People in England should return to working from home “if they can”, a government minister has said, in an apparent U-turn on previous government messaging.
Michael Gove, the chancellor of the Duchy of Lancaster, made the announcement in a series of interviews on Tuesday morning, saying that workers should return to working remotely where possible and only attend their workplaces should their job “require it”.
The interview came the morning before prime minister Boris Johnson announced a tightening of coronavirus restrictions including making face masks compulsory for bar staff, shop workers and taxi drivers, and reducing opening hours of pubs, bars and restaurants, requiring them to close by 10pm from Thursday.
Cases of covid-19 are rising fast in the UK and could reach 50,000 new cases per day by mid-October, the government’s top science adviser, Sir Patrick Vallance, announced on Monday. He also warned that covid-related deaths could number 200 per day by mid-November if action was not taken to slow the spread of the virus.
Gove told BBC Radio 4’s Today programme that there had been a change in advice, and employers should now be encouraging working from home instead of returning to offices.
“We are stressing that if it is safe to work in your workplace, if you are in a covid-secure workplace, then you should be there if your job requires it,” he said. “But if you can work from home you should.”
When asked if this was a change to official advice, Gove said it was. But he told BBC Breakfast that England was “not going back to the sorts of measures that we had in the spring”, when strict nationwide lockdown measures were imposed to restrict the reasons people could leave their homes.
In a “People’s PMQs” session on social media in July, Johnson told people to “start to go back to work now if you can”. And in the last month the government has encouraged workers to return to offices, amid rising numbers of layoffs in the hospitality sector as footfall has dropped in urban centres, saying that many workplaces were now “covid secure”.
Speaking at a Downing Street press conference on Monday, Sir Patrick Vallance stressed the figures given were not a prediction, but added: “At the moment, we think the ep-idemic is doubling roughly every seven days.
“The challenge, therefore, is to make sure the doubling time does not stay at seven days,” Vallance said. “That requires speed, it requires action and it requires enough in order to be able to bring that down.”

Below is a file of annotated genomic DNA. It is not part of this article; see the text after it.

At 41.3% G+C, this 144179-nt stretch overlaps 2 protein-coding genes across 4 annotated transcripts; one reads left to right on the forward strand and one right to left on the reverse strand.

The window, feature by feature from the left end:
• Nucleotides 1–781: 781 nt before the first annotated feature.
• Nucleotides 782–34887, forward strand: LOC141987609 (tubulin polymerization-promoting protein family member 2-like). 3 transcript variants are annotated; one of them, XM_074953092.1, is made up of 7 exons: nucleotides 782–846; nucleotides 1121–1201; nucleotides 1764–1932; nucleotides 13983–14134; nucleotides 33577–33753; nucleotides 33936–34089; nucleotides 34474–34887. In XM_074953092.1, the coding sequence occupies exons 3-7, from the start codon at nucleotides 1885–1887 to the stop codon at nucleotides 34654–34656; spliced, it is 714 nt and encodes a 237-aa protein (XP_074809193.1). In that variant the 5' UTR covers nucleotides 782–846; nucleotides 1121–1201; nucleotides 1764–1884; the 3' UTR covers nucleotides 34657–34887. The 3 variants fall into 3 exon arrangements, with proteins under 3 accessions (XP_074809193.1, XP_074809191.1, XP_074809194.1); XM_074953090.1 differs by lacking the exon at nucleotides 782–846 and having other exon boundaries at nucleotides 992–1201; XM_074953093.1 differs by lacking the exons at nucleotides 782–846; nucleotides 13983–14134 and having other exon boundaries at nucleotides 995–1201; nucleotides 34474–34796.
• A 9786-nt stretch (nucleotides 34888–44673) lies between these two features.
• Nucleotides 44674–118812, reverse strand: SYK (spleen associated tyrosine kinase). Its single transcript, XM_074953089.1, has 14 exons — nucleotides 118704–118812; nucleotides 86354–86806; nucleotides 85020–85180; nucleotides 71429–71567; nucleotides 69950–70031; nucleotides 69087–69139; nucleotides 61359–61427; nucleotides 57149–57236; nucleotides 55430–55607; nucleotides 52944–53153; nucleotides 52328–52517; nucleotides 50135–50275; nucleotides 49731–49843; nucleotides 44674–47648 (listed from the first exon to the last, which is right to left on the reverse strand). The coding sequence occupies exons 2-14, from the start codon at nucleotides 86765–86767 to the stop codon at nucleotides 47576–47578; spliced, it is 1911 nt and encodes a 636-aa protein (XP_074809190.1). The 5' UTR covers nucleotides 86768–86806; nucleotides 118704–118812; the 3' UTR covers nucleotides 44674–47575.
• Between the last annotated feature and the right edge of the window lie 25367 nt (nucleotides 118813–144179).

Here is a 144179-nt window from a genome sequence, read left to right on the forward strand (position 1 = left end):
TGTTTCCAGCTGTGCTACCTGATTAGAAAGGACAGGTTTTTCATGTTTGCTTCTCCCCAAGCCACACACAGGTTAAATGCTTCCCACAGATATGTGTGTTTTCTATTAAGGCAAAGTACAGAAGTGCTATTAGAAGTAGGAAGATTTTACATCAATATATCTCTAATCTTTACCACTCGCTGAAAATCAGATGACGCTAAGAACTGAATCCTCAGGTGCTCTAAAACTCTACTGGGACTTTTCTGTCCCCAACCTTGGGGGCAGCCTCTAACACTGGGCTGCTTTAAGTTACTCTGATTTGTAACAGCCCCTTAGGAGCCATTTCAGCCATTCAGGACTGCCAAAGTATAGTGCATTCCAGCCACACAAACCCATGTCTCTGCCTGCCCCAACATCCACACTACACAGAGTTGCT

On Tuesday lunchtime Boris Johnson warned the House of Commons that the UK had reached “a perilous turning point” as he set out new restrictions to combat coronavirus that could last for up to six months.
He told MPs that businesses in the hospitality sector would be restricted to table service only and required to close at 10pm and that the limit on wedding attendees would be reduced from thirty to fifteen.
Face masks will now also be compulsory for retail staff, waiters, bar staff and taxi drivers, and for customers of bars and restaurants while they are not sat at their tables, with the fines for breaking the rules increased to £200.
“We always knew that while we might have driven the virus into retreat, the prospect of a second wave was real. I’m sorry to say that, as in Spain and France and many other countries, we’ve reached a perilous turning point,” he said.
After a meeting of the Cobra emergency committee this morning, Johnson told the Commons he would provide police and local authorities with extra funding to increase enforcement of the regulations and the option to draw on military support. He also warned that failure by the public to follow the rules could mean the government would be forced to implement even stricter controls.
The UK’s coronavirus alert level was upgraded from three to four on Monday, meaning the risk of transmission is “high or rising exponentially”.
In an interview with Sky News, Gove described the latest changes in restrictions as a “shift in emphasis” and unavoidable as coronavirus infection rates continued to rise. “It’s important to stress that there are many roles which can’t be performed from home … where we recognise that that’s simply impossible,” Gove said.
“We need to balance, obviously, the need to ensure that people can continue to work and, critically, continue to go to school against taking steps to try to reduce the virus,” he said.
Additionally, Gove told BBC Breakfast this morning that trials of spectators at sporting events would be “paused” until the rate of covid infections was brought down.
22nd September 2020